ADR or ‘Alternative Dispute Resolution’ is a collection of processes used to resolve conflict or disputes informally and confidentially.
ADR provides alternative processes, such as mediation or arbitration, to resolve a dispute without restoring to legal action, to a Tribunal, or to more adversarial HR process such as Grievance procedures.
ADR provides practical solutions and can be faster, cheaper, less formal and less confrontational than traditional processes. The ADR process can improve communication, provide long-lasting solutions, help avoid conflict and give parties control of the outcome.
We are committed to raising awareness of Alternative Dispute Resolution (ADR) in managing disputes; as a social enterprise we pay salaries but don’t take dividend and we re-invest profits back into our mission and social need.
Yes, all our team are fully trained by accredited providers, in addition our mediators have many years’ experience in their field of expertise. Each Mediator has a variety of specialist areas of training and experience, though all can mediate across most areas.
Our trainers for accredited courses are professional trainers, usually from Queen Margaret University Edinburgh. Trainers for short courses without formal accreditation have undergone training and assessment to deliver their courses.
Yes. Confidentiality underpins all of our service. From the time you contact a mediator to ask about mediation until the mediation is over, everything said is confidential, and early in our process we will formally contract confidentially with our clients.
We also operate with a clear ethical wall between our partners, especially where clients are personally known to member/s of our team.
Research undertaken by National Family Mediation mediation five times cheaper and four times quicker than the traditional legal route. That benchmark is similar across all sectors, though in our experience, savings are higher.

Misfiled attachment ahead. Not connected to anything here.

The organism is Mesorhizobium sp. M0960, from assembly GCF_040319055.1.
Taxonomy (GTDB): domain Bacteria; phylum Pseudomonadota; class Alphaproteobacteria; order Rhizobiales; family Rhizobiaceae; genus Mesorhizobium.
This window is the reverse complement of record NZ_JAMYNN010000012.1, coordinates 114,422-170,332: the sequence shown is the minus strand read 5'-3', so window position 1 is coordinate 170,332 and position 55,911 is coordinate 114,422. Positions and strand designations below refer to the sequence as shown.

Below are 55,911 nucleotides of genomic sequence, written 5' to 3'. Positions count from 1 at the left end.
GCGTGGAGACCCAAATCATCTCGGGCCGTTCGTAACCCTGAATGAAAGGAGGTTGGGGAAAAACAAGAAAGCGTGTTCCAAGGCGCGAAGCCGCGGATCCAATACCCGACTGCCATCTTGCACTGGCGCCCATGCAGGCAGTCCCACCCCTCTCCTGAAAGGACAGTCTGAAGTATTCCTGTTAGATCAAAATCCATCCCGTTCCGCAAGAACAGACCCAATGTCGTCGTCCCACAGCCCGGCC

We operate on an hourly rate, or we can agree daily rates. Our standard hourly rate is the equivalent of that set by local Government for Mediation in the Third Sector.
As a social enterprise, we can also provide pro-bono and low-bono services, generally on a sliding scale equivalent to the legal aid system.
Yes – if the client wants their lawyer present we are happy to work with them in a structured way. We have many partnerships with lawyers to do just this.
Lawyer assisted mediation can be useful if you feel nervous about negotiating or discussing issues. It is also useful if there are difficult legal issues to be resolved.
A mediator is a neutral party who can provide legal information but does not give legal advice and does not “represent” any party. A mediator is truly impartial to all parties, seeking a ‘win-win’ outcome where all parties achieve success beyond compromise.
A mediator will not go to court and argue for or against any party. A lawyer is duty bound to represent only one party, and cannot represent two parties, seeking to protect the position of their client with a ‘win-lose’ objective.
Mediation is a ‘kinder option’ and keeps the control with the clients. It is much quicker, costs are controlled and can be reasonably accurately estimated, costs are lower per hour, and the objective of mediation is to meet your needs.
A mediator is impartial whereas a lawyer is partial, because of this we help all parties reach agreement that works for them. We aim for a win-win outcome, not win-lose.